heavenly new pagans with a long history

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The Independent Culture
The Church of England has issued a report on Britain's neo-pagan movements, which it presumably feels pose a threat to traditional Christianity. Radio 4's The Moral Maze devoted its entire programme last week to the report and the wider issue of the human need for irrationality, be it pagan or religious.

I think the Church is being too modest in playing down its own role in perpetuating these very elements. The pagan magic it now deplores was in on Christianity from the beginning. The emperor Constantine, who started the whole thing rolling in the 3rd century, owed his conversion to a heavenly portent - a vision of a flaming cross in the sky.

Similarly, the Christian conquest of these islands, radiating out from the Roman pattern of occupation and conversion, made paganism central to its mission. When St Augustine was busy colonising Canterbury and its surrounds for the new Christian movement, he specifically queried Pope Gregory the Great on how to treat the many quaint practices he found. No matter how eagerly they embraced the new revealed religion, Britons remained reluctant to abandon native beliefs. What was he to do?

In a response which makes Machiavelli look like a narrow-minded ideologue, the Pope urged tolerance. After "deliberating long about the English people", he exhorted Augustine to convert idol temples into Christian shrines. The people, he reasoned, would be more ready to come to places they were familiar with, and besides, "it is doubtless impossible to cut out everything at once from their stubborn minds". Now there was a natural-born politician.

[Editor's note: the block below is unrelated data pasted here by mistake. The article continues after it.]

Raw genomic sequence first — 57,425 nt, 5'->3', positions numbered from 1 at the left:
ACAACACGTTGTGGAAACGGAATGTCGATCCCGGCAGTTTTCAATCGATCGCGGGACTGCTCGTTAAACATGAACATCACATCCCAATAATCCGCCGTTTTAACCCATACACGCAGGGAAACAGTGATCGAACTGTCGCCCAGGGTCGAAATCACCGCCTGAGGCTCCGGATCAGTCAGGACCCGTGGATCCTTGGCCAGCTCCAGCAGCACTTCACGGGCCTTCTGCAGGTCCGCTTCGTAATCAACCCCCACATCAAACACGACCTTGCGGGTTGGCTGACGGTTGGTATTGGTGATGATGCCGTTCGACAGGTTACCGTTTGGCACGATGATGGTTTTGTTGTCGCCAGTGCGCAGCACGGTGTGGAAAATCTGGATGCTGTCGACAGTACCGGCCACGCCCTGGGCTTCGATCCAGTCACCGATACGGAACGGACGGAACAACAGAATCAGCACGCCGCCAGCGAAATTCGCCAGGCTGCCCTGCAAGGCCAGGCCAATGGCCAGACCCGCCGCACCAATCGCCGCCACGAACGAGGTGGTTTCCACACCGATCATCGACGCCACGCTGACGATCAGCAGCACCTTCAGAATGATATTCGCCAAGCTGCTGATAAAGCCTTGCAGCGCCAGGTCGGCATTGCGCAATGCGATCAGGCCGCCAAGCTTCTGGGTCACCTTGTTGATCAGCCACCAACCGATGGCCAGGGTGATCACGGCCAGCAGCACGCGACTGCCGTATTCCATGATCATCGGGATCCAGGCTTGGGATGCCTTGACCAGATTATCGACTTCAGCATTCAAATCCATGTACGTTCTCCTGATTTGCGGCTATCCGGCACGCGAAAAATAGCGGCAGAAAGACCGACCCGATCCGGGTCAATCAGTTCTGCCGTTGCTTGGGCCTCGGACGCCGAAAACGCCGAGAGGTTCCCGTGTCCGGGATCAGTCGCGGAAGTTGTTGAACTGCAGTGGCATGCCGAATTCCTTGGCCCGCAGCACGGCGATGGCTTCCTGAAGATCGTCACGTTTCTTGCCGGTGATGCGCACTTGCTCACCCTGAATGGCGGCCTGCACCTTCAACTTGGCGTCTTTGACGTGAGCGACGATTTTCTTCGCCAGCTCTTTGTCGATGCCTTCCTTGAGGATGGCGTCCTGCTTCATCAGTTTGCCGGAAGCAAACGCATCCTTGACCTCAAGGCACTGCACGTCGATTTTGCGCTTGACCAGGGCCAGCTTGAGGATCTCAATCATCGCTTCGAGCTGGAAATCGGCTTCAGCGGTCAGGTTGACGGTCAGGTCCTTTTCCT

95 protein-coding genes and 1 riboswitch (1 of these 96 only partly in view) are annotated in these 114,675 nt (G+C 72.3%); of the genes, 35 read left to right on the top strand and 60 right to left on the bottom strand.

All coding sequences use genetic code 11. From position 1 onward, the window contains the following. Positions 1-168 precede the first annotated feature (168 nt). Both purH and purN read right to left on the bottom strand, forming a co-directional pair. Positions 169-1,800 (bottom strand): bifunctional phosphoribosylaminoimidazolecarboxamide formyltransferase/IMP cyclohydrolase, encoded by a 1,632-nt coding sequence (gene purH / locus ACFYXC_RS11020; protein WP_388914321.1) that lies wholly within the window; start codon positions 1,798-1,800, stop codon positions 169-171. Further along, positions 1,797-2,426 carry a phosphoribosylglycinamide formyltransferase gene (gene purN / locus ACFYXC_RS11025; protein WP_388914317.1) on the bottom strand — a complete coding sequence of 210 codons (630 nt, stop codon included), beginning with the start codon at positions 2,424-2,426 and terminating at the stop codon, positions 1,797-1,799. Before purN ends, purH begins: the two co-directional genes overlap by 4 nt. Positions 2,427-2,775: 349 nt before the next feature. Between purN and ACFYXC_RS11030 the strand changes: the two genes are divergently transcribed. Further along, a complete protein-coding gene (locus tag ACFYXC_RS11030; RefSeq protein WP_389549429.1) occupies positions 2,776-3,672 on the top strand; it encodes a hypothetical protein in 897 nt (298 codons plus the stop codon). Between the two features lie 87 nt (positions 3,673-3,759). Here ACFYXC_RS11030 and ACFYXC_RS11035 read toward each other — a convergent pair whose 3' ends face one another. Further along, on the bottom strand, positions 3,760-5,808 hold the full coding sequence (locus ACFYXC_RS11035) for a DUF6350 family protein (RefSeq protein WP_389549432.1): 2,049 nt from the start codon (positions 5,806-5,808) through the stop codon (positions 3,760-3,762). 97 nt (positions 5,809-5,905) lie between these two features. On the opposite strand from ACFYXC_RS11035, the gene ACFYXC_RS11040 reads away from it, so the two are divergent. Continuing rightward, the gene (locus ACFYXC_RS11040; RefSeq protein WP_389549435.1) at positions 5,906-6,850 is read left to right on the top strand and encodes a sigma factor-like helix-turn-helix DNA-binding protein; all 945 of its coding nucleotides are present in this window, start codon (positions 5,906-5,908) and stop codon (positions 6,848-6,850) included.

The resultant hybrid, as pagan sites were turned into Christian ones and given their own saints, persisted for centuries in church architecture and interiors. Many other wonderful things followed from this religio- cultural splice. The plough was dragged into the church for blessing on Plough Monday to ensure the growth of corn; church bells were baptised with holy water to render them powerful enough to dispel thunder; soil from the churchyard was endowed with magical powers; and for a peck of oats St Wilgerfort would dispose of unwanted husbands for disaffected wives. St Brigid's Well in Oxford is still considered to bestow fertility.

Some enchanting customs, such as Morris dancing and maypoles, survived even the Protestant reformers, who used their destruction as stalking- horses to target the biggest magic of all - transubstantiation. But the Puritans went too far in the eyes of many when they banned Christmas and chopped down the Glastonbury Thorn. In many cases, Protestant magic was merely substituted for the old ways, as in New England, where the Bible was used to divine one's fate by opening it at random.

I remember the surprise I felt upon first encountering multiple deities in the house of an American Indian family in New Mexico. Lined up along their window sill was a sequence of gods: two Indian carvings, statues of the Virgin Mary and Christ - and a picture of John F Kennedy, the only one of the pantheon to merit a lighted candle. At the time, it blew my mind; now it seems the height of wisdom. After all, if the magic works why not co-opt it?